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HIST 495: Historiography and Research Writing

This course guide was created to accompany a library-led instruction session for HIST 495 covering research methods and library services available for students.

Citation chaining

If you've found one good source and you want to find more like it, try out citation chaining! Citation chaining is the process of tracking down items connected to a single paper by using citations to follow a line of research backward or forward in time. How does this work?

  1. Start with an article that you know is useful for your research and highly relevant to your topic. 
  2. Examine the references list at the end of your starting article. These are resources that the author used to build their argument, and they may contain information that you can use to help you build your argument, as well.
  3. Look up the books, articles, or primary sources that your first source cited, and check if any of them might be useful for your own paper.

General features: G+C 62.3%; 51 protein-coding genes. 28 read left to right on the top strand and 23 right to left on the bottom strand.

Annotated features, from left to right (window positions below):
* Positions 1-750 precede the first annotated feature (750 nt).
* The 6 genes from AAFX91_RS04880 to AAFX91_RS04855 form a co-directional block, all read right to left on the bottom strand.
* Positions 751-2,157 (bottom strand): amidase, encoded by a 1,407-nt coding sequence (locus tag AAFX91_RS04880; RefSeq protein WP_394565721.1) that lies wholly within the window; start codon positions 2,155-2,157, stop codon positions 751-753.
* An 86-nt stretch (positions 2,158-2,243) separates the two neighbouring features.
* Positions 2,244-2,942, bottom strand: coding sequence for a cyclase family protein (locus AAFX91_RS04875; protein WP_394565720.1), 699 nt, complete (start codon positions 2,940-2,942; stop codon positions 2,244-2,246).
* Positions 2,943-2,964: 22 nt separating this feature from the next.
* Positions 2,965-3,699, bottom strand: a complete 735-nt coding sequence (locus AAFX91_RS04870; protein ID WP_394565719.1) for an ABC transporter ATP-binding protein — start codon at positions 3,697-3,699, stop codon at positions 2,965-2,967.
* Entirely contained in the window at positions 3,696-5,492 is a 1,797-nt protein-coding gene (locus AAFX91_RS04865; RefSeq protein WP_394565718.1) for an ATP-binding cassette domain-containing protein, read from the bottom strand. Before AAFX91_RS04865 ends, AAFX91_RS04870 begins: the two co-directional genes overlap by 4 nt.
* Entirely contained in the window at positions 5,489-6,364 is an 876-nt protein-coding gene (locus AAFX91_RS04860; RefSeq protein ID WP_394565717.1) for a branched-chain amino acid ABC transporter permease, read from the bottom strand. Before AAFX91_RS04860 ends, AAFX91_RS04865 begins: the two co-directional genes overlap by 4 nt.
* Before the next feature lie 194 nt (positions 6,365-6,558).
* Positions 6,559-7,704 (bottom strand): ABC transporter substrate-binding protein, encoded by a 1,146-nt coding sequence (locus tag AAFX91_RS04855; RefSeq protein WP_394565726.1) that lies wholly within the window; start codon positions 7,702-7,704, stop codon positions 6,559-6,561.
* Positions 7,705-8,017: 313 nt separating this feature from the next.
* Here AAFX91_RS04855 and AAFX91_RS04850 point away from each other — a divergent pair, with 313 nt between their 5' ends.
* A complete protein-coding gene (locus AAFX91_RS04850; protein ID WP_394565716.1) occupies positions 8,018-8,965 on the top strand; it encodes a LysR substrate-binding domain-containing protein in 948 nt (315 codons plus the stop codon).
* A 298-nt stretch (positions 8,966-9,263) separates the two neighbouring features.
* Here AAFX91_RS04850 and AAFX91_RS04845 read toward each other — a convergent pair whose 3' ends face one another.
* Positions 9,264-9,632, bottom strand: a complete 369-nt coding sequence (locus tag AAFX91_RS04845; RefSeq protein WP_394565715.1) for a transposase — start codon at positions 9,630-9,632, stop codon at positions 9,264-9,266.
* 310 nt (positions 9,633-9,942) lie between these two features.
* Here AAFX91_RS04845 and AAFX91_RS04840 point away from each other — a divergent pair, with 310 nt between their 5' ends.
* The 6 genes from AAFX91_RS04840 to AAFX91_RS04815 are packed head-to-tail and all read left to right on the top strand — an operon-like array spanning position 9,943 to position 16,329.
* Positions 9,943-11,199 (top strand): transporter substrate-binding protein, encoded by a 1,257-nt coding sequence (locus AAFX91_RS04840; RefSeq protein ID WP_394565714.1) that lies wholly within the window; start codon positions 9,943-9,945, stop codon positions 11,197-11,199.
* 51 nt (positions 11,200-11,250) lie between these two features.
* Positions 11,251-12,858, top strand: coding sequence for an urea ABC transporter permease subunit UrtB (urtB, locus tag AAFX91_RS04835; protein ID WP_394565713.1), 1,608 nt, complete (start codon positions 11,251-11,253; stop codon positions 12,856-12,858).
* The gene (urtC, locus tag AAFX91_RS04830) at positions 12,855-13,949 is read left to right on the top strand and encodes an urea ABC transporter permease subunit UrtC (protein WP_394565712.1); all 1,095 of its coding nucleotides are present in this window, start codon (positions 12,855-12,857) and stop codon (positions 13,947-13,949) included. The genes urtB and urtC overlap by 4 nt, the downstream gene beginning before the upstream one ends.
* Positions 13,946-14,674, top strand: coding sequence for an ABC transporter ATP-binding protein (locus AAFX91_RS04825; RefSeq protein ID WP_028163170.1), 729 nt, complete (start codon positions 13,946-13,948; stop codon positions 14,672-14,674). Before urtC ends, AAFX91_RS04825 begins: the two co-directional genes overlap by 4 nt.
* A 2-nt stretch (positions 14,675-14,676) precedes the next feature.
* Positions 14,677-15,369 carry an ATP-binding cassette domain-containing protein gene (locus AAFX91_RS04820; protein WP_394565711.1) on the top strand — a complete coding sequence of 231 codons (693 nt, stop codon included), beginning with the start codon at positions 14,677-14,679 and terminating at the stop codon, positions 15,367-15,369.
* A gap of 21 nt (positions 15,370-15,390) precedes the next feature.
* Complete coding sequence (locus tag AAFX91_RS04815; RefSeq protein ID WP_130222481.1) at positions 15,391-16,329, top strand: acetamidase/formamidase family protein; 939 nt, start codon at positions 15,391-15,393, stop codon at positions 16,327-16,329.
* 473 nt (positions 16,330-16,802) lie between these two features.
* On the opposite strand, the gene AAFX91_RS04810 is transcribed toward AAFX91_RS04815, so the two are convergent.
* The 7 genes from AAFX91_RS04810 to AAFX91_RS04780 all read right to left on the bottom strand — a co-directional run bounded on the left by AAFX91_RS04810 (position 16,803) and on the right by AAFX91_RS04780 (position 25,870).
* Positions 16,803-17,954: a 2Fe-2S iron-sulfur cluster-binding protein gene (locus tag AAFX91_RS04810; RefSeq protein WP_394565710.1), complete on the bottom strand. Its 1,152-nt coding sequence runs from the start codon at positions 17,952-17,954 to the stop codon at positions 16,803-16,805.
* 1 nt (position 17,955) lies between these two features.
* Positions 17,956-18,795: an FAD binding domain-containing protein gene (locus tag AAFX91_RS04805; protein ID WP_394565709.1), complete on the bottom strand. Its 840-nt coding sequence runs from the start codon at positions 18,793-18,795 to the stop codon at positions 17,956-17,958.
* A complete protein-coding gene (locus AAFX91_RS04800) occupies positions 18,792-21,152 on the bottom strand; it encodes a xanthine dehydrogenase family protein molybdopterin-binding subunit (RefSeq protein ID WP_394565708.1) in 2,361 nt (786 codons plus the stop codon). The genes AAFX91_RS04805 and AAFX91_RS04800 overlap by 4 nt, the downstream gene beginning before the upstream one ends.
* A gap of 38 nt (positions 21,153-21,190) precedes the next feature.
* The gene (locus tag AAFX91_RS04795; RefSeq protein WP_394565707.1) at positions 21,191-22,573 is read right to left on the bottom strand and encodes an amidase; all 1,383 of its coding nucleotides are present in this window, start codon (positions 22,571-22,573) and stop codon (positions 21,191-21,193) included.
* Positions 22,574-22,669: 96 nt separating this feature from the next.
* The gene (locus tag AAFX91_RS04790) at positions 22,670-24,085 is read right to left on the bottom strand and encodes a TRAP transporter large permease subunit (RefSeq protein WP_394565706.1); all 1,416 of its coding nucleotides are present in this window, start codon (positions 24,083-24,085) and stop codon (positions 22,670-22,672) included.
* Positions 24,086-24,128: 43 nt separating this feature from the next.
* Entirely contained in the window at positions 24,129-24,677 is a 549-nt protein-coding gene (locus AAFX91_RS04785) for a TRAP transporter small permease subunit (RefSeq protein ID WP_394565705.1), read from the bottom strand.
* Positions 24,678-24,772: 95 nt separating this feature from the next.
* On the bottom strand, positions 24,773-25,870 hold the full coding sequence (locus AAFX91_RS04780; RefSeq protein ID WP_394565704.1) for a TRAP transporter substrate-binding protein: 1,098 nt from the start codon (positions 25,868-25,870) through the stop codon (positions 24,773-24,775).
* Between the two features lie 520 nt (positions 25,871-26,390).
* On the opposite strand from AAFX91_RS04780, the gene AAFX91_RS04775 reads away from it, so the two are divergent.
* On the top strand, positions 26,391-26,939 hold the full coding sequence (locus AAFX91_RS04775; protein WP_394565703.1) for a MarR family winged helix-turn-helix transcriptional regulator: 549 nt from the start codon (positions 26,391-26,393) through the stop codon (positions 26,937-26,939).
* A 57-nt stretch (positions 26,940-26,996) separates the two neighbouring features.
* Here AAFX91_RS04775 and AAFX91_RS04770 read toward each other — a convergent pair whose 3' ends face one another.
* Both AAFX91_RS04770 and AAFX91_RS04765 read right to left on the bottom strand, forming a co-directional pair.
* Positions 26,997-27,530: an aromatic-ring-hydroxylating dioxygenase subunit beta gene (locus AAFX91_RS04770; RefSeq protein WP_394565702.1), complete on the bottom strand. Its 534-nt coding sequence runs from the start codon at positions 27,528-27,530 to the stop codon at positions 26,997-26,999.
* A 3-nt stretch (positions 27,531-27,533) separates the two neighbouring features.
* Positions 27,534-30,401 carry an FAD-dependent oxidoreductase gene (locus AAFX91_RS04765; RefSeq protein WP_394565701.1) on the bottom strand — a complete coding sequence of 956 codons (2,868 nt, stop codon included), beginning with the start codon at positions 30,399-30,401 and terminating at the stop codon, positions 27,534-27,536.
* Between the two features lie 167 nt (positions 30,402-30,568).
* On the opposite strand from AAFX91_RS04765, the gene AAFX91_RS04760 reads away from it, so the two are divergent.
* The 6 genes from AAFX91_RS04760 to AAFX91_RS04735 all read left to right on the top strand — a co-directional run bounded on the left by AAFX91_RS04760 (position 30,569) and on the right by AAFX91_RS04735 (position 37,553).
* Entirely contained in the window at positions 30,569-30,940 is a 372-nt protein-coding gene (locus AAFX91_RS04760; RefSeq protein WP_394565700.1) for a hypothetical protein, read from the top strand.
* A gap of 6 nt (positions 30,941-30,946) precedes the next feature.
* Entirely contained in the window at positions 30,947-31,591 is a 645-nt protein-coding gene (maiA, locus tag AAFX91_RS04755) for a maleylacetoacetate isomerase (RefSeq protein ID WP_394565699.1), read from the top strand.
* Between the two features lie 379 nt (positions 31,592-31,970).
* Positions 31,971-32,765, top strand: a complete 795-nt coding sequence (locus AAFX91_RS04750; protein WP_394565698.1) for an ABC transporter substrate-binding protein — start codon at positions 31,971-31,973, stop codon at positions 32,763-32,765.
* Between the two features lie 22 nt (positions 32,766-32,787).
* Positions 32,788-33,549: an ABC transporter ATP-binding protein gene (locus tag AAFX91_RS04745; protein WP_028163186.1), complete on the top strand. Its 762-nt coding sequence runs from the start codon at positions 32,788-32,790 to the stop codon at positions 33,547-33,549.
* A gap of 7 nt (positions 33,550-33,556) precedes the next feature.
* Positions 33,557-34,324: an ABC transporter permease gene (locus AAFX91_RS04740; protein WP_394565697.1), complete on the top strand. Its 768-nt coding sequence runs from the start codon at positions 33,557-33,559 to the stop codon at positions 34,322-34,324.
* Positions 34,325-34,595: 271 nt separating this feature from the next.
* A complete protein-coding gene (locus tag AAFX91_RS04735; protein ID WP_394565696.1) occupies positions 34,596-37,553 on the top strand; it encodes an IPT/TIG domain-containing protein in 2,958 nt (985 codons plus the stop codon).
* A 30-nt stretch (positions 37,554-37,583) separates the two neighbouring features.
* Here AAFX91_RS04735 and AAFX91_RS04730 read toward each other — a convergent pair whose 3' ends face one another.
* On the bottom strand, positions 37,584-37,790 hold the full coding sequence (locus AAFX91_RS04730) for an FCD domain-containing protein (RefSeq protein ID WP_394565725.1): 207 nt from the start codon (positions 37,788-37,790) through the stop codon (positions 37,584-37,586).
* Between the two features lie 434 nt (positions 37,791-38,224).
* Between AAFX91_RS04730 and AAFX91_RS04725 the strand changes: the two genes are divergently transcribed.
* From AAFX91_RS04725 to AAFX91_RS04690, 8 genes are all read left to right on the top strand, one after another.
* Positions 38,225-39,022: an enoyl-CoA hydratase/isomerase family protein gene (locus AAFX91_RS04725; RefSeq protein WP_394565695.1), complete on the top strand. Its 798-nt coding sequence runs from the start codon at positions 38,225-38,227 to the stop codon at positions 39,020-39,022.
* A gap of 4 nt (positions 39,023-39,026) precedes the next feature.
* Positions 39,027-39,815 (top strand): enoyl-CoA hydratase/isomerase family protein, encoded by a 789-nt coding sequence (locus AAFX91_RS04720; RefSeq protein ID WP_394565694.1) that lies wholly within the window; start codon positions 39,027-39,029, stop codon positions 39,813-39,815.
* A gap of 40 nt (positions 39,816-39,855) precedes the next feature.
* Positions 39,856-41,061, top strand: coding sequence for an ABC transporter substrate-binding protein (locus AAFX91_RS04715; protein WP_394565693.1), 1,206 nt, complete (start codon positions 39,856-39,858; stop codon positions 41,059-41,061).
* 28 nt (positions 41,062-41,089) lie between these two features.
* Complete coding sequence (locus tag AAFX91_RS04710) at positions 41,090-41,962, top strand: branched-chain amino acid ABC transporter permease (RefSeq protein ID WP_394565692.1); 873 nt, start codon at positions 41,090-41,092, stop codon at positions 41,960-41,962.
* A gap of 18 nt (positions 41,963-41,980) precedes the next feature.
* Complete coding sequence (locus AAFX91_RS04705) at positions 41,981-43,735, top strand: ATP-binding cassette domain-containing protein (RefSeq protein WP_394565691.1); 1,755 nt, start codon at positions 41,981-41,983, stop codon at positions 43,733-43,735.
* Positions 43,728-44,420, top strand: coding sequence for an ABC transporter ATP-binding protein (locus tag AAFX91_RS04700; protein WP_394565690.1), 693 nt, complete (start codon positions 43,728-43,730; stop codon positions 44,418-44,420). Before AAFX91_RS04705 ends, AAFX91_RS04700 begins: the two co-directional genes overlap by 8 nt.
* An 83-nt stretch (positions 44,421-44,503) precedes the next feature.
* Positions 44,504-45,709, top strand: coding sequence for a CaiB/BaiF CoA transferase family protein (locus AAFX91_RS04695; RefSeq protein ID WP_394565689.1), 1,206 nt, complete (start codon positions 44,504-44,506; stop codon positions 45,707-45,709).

4. If you find another useful source, you can check its references list for additional citations to potentially useful sources! Doing this can be particularly useful when trying to find reports or primary sources that can help inform historical research.

This content was adapted from "LIB 160: Information Literacy" by the Iowa State University Library Instruction Services.

Chaining in the opposite direction

Normally, citation chaining is done by looking at the sources that your original source cited in their reference list, but this can work in the opposite direction as well! Using tools like Google Scholar, you can find articles or book chapters that have cited your starting article! Just look up your article, book, or book chapter in Google Scholar and click on the Cited by link under the item's information: 

An article in Google Scholar with the text "Cited by 163" circled beneath the item's description

After you click on this link, you will find a list of books, cook chapters, and articles that cited your original source, some of which you can access online:

Google Scholar cited by results: several books are listed all covering the topic of empire, international relation, or society.

Citation chaining like this can be incredibly useful if you want to find more recent research that has built upon the sources you already have, or if you want to see another side of a particular issue or event.

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Becca Yowler